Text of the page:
By Howard Kurtz
Washington Post Staff Writer
Thursday, June 24, 2010; C01
In the summer of 2008, Rolling Stone founder Jann Wenner ended an interview with Barack Obama -- whose campaign he financially supported -- by saying, "Good luck. We are following you daily with great hope and admiration."
This week, the magazine that endorsed Obama plunged his administration into crisis mode, publishing sharply disparaging comments by Gen. Stanley McChrystal and his aides about the president and other White House officials. Beyond costing McChrystal his job on Wednesday, the article highlighted the grinding frustration among those prosecuting America's seemingly intractable war.
"I'm stunned," Wenner said, an hour after Obama announced the firing. "That is pretty major stuff." But he said the New York-based magazine's role should come as no surprise: "Our specialty for years has been long-form journalism, deep reporting and politics. I've had a strong passion about having a say in national policy."
Eric Bates, Rolling Stone's editor, concedes that "there's still this lingering sense that you're a music magazine and what are you doing over in Afghanistan? I call it the 'of all places' syndrome." But he said that view is changing after the biweekly magazine's stinging stories on such topics as the BP oil spill and the Wall Street bailout.
There has been grumbling that McChrystal must have assumed he was off the record with reporter Michael Hastings, a former correspondent for Newsweek and freelancer for The Washington Post, and that in one case an aide to the general was quoted while drinking.
But Bates says that "this isn't an instance where someone makes an off-the-cuff remark and the reporters put down their tape recorders. This took place over the course of weeks. They were working, they were in their war room."
Hastings said from Afghanistan that he has the remarks -- ranging from McChrystal's distaste at receiving an e-mail from envoy Richard Holbrooke to an aide's reference to Vice President Biden as "bite me" -- on tape or in detailed notes.
Rolling Stone initially did not put its story online until late Tuesday morning, enabling Politico and Time.com to draw traffic by posting actual pages from an article that hadn't yet hit newsstands, a move that Bates called unfair and inappropriate. The rival sites took the piece down after Bates complained.
To be sure, the 1.5-million circulation magazine is primarily known for such recent cover subjects as Jay-Z, Mick Jagger, Black Eyed Peas and Eric Clapton. (The average reader is 30 years old.) In fact, the cover of the current issue is devoted not to "The Runaway General" but to Lady Gaga, wielding a pair of automatic weapons attached to her bra.
Matt Taibbi, whose angry, profanity-laced pieces follow in the footsteps of Hunter Thompson, says perceptions have changed since he joined the magazine six years ago. "I'd call up some bank and their PR guy would do a double take and say, 'Why are we hearing from you?' But I hear that less and less now."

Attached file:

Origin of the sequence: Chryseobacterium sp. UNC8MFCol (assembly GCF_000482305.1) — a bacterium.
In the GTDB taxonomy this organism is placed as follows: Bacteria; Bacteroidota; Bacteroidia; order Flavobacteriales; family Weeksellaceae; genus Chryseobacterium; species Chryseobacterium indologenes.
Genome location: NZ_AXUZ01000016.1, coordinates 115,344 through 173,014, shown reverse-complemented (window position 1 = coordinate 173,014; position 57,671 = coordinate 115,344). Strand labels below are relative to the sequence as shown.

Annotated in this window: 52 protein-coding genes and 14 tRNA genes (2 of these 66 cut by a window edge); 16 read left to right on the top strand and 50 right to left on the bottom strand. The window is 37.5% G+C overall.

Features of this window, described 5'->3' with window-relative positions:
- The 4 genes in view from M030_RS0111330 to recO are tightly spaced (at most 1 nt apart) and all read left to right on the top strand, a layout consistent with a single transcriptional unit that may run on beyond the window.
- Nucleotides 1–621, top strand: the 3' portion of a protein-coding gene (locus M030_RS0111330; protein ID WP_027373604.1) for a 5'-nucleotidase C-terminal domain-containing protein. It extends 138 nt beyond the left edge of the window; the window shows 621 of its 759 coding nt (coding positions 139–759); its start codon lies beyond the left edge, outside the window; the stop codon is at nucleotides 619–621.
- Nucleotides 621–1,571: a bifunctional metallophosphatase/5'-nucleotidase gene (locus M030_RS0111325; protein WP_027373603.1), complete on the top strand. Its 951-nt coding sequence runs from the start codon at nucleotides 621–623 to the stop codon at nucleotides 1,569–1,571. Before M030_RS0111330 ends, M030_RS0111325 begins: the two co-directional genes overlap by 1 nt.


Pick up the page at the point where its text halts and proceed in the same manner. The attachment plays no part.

Taibbi says he lost friends in the administration after a December piece headlined "Obama's Big Sellout," in which he questioned whether the president is "the vacillating, ineffectual servant of banking interests." In March, just before the health care bill passed, Taibbi wrote that Obama "did everything wrong," along with "his team of two-faced creeps like Rahm Emanuel. . . . willing to sell out every inch of the body politic to the pharmaceutical and insurance industries."
These were surely more surprising pieces for the magazine than Sean Wilentz's 2006 cover story on George W. Bush, titled "The Worst President in History?" Conservative columnist Jonah Goldberg once wrote that "Rolling Stone has essentially become the house organ of the Democratic National Committee." So it's worth noting that the magazine -- which Wenner says has a "mission" to promote "social justice" -- is assailing Obama from the left.
Wenner says he is "disappointed" by much of Obama's White House record and "disturbed that some pattern is emerging. It's naive to think you're going to change American policy by compromising on a lot of stuff." He says Interior Secretary Ken Salazar should have been fired over the BP debacle and that the administration's financial regulation bill "gets weaker and weaker" over time.
Wenner says he is still "rooting" for Obama but hasn't been invited to the White House: "I'm not part of the gentleman's club."
The same could be said of many Rolling Stone writers, including Hastings, who wrote a 2008 book about his fiance being killed by a car bomb while both were in Iraq. He got the story on McChrystal that no one else did -- or would -- by spending a month essentially embedded with the general and his staff.
The 43-year-old magazine can rightfully claim a history of outsider journalism, going back to Thompson's drug- and alcohol-fueled binges. Timothy Crouse's observations of reporters on the 1972 presidential campaign became the classic book "Boys on the Bus." Tom Wolfe's articles on NASA's original seven astronauts led to the 1979 book "The Right Stuff." Evan Wright was embedded with a Marine unit during the 2003 invasion of Iraq, and his stories became a book and then the HBO miniseries "Generation Kill."
The coverage can be overheated and politically loaded, but it is not restrained. "They give you an enormous amount of space to address any topic I want, and there's no editorial interference in terms of political viewpoint, and I can use any language I want," says Taibbi.
Bates sees Rolling Stone going back to its roots. "In the last 10 years," he says, "the magazine has returned to form and made it a point to go after abuses of power."
Wenner offers a simple explanation: "We're not a public company, afraid of whatever the implications of that may be. We're independent. I own it."